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8 thoughts on “Letter writer: ‘Stone medicine’ in recent article isn’t backed up with science

  1. Jason

    It works based on Intent; just like prayer, holy water, crucifixes… etc etc etc

  2. Deborah

    “Many people die prematurely when “Western” medicine is replaced by alternative therapies. …”

    And many people die prematurely when using “Western” medicine. All of western medicine is not proven, it is just accepted as “standard practice” so the practitioner cannot be held accountable if something goes wrong. Things go wrong far more often than we know, probably most of the time a “potent” medicine is ingested by our bodies. Why is there such a high percentage of Americans living on prescriptions?

    “Researchers find that nearly 70 percent of Americans are on at least one prescription drug, and more than half receive at least two prescriptions, reports CBS Atlanta. . . . Twenty percent of U.S. patients were also found to be on five or more prescription medications.” http://www.cbsnews.com/news/study-shows-70-percent-of-americans-take-prescription-drugs/

    Why wasn’t there body healed the first time they experienced the symptoms? Our western medicine practitioners don’t have a very good track record! Nor a very long one when compared to other healing modalities.

    • Jim Willmot

      “Our western medicine practitioners don’t have a very good track record.” Hmmm. Average US life expectancy in 1900: male – 46.3 female – 48.3. 1998: male – 73.8 female – 79.5. It took me 30 seconds to look this up. Condemn western medicine all you want…if your child has cancer you will be the first to run to western medicine and the drugs that we have developed (many from natural sources!). And if the Mountain Xpress writers want to refer to themselves as journalists, getting at the truth should be in their job descriptions, not continually writing puff pieces about any ‘healer’ with the latest incarnation of snake-oil. Think people, think!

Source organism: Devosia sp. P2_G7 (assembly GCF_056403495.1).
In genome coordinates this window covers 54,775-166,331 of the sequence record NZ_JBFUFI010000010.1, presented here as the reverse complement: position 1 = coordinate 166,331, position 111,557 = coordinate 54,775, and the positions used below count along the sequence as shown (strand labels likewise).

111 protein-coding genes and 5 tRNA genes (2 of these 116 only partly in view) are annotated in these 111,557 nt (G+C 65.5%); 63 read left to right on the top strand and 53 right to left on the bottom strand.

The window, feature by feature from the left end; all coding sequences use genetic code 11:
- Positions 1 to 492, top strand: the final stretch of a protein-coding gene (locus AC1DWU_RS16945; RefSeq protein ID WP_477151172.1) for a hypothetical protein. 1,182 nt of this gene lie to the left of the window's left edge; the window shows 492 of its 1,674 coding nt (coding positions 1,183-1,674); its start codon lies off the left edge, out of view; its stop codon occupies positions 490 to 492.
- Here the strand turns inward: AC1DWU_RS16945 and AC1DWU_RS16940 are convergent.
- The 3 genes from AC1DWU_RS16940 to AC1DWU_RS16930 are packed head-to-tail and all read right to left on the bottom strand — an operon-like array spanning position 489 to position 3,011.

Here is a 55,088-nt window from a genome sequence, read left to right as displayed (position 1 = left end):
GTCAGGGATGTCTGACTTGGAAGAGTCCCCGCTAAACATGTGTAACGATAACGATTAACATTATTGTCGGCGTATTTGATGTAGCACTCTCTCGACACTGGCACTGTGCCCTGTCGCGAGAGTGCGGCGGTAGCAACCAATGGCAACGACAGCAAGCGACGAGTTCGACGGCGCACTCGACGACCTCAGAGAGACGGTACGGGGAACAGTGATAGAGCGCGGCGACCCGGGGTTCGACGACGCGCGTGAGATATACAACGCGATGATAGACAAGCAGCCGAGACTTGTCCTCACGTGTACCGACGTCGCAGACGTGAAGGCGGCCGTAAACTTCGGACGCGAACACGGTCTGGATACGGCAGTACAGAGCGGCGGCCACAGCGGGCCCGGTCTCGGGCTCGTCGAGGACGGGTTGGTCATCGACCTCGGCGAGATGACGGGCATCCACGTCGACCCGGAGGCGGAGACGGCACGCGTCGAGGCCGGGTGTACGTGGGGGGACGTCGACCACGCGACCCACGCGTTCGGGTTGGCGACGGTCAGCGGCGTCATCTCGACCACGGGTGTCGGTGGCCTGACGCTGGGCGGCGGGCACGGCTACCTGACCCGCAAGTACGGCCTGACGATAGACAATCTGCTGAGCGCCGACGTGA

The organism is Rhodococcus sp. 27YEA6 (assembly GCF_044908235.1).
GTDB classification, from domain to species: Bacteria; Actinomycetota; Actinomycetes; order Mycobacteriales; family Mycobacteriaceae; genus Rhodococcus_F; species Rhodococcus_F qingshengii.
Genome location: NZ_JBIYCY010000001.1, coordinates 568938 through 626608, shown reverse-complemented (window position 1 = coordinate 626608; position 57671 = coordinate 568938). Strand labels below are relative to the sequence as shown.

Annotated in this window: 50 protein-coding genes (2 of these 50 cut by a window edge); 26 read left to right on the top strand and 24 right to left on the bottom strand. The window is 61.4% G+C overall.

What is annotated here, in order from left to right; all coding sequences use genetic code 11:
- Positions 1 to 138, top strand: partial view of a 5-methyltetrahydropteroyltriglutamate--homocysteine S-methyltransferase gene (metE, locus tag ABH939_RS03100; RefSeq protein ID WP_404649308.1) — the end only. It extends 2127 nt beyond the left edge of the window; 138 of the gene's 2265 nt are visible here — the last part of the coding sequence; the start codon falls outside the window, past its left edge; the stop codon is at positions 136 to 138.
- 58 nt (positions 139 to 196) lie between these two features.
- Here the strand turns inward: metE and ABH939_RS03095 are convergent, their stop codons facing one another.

3. Jeff Fobes

    Different points of view are welcome and encouraged. Insults are not.

  4. Peter Robbins

    You shouldn’t mess with healing stones without the guidance of a qualified practitioner. After initial successes, I thought I could advance immediately from healing stones to healing rocks until I dropped one on my foot. Bad flow of energies that day.

  5. Speaking of stones supporting health, Flintstones Complete chewable multivitamins for kids help support Bone health with Calcium and the latest recommended level of Vitamin D along with Calcium from food; Immune health with Vitamins C, E, Beta-Carotene, Zinc and Iron; Eye health with Vitamins A, C, and E.*

    *This statement has not been evaluated by the Food and Drug Administration. This product is not intended to diagnose, treat, cure, or prevent any disease.

  6. Jim Willmot

    The questions are endless: Are stones (inserted anally), good for hemorrhoids? Do stones heal kidney stones? Do stones lose their “healing energy” after each use?